Urinary excretion of brush border antigens and other proteins in children with vesico-ureteric reflux

Fabrizio Ginevri, Antonio Mutti, Gian Marco Ghiggeri, Rossella Alinovi, Maria Rosa Ciardi, Enrico Bergamaschi, Enrico Verrina, Rosanna Gusmano

Research output: Contribution to journalArticlepeer-review


This study was designed to evaluate the occurrence and the type of proteinuria in 82 children with vesico-ureteric reflux (VUR) with or without renal scars. The urinary excretion of the high molecular weight protein albumin was taken as an index of glomerular alterations and the excretion of retinol-binding protein (RBP), β2-microglobulin and brush border antigens (BBA) (measured by monoclonal antibody-based enzyme-linked immunosorbent assay) was taken as an index of tubular alterations. All such markers were increased in children with VUR and were related to the degree of renal function. Patients showing reduced creatinine clearance had very high levels of albuminuria, microproteinuria and BBA, with all these varialbles reciprocally correlated. In children with normal renal function however, only microproteins (not albumin or BBA) were slightly increased, thus indicating an isolated tubular defect without involvement of the proximal segment of the tubule. However, microprotein excretion did not correlate with the grade of scarring (99mtechnetiumdimercaptosuccinic acid scan), both RBP and β2-microglobulin excretion being normal in 75% of children with radioisotopic signs of renal lesions but increased in 17% of children without scars. Therefore, tubular proteinuria identifies different groups of children with VUR but is not related to renal scarring. Prospective studies will define the usefulness of proteinuria as a reliable indicator of renal outcome.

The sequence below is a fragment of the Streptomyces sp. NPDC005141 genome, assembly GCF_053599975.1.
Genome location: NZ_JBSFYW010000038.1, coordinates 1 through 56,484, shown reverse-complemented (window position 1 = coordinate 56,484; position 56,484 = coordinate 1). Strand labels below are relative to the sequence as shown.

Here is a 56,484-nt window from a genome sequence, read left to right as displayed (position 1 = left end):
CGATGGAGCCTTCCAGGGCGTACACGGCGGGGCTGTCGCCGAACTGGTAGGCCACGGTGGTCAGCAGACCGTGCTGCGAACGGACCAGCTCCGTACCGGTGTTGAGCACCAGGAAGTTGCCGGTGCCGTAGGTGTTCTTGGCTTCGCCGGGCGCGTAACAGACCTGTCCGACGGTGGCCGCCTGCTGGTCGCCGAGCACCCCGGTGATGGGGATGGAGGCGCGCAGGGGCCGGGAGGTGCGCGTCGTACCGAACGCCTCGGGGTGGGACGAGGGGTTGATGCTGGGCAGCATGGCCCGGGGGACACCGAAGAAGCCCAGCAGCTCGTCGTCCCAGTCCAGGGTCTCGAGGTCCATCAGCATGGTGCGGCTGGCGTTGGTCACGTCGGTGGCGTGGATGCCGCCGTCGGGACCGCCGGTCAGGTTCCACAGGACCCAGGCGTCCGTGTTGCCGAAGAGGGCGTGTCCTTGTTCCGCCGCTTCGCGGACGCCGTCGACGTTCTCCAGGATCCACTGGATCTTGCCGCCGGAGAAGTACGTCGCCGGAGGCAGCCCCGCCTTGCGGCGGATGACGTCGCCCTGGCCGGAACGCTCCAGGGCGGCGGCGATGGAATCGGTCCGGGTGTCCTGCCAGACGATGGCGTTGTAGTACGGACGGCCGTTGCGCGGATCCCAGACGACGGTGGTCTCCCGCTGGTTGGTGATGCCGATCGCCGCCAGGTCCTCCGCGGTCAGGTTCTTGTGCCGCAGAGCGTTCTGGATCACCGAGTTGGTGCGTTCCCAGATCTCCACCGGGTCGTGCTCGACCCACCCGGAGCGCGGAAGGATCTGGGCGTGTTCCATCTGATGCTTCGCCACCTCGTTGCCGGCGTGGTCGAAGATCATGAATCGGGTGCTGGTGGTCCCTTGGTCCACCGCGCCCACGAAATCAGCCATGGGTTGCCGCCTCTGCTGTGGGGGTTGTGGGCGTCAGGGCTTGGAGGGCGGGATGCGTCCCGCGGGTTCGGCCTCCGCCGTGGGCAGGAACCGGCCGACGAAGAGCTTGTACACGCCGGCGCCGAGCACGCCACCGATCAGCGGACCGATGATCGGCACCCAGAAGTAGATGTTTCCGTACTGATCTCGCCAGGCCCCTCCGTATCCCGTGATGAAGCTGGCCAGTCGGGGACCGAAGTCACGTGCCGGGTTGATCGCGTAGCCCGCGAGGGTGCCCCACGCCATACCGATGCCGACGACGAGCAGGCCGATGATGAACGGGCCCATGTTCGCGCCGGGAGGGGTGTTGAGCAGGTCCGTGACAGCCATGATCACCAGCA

Original languageEnglish
Pages (from-to)30-32
Number of pages3
JournalPediatric Nephrology
Issue number1
Publication statusPublished - Jan 1992


  • Brush border antigen
  • Microproteinuria
  • Tubular alterations
  • Vesico-ureteric reflux

ASJC Scopus subject areas

  • Pediatrics, Perinatology, and Child Health
  • Nephrology


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